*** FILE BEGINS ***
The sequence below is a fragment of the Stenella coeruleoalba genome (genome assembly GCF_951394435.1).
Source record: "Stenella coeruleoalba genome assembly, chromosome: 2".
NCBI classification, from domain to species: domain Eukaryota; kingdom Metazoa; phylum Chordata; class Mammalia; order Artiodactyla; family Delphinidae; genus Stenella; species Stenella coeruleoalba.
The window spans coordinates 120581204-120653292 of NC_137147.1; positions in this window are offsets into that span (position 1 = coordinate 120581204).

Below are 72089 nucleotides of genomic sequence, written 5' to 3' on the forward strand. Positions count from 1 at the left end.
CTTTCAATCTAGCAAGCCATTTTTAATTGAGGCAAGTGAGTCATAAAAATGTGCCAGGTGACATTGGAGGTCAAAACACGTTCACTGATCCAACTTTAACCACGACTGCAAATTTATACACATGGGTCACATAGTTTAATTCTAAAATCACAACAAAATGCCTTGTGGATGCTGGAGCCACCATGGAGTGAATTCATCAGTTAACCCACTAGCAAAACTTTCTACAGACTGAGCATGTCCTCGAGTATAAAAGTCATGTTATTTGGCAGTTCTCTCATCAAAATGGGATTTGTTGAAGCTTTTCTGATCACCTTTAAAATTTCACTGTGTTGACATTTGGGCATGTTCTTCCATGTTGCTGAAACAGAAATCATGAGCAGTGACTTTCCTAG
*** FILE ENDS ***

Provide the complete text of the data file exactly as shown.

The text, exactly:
The sequence below is a fragment of the Stenella coeruleoalba genome (genome assembly GCF_951394435.1).
Source record: "Stenella coeruleoalba genome assembly, chromosome: 2".
NCBI classification, from domain to species: domain Eukaryota; kingdom Metazoa; phylum Chordata; class Mammalia; order Artiodactyla; family Delphinidae; genus Stenella; species Stenella coeruleoalba.
The window spans coordinates 120581204-120653292 of NC_137147.1; positions in this window are offsets into that span (position 1 = coordinate 120581204).

Below are 72089 nucleotides of genomic sequence, written 5' to 3' on the forward strand. Positions count from 1 at the left end.
CTTTCAATCTAGCAAGCCATTTTTAATTGAGGCAAGTGAGTCATAAAAATGTGCCAGGTGACATTGGAGGTCAAAACACGTTCACTGATCCAACTTTAACCACGACTGCAAATTTATACACATGGGTCACATAGTTTAATTCTAAAATCACAACAAAATGCCTTGTGGATGCTGGAGCCACCATGGAGTGAATTCATCAGTTAACCCACTAGCAAAACTTTCTACAGACTGAGCATGTCCTCGAGTATAAAAGTCATGTTATTTGGCAGTTCTCTCATCAAAATGGGATTTGTTGAAGCTTTTCTGATCACCTTTAAAATTTCACTGTGTTGACATTTGGGCATGTTCTTCCATGTTGCTGAAACAGAAATCATGAGCAGTGACTTTCCTAG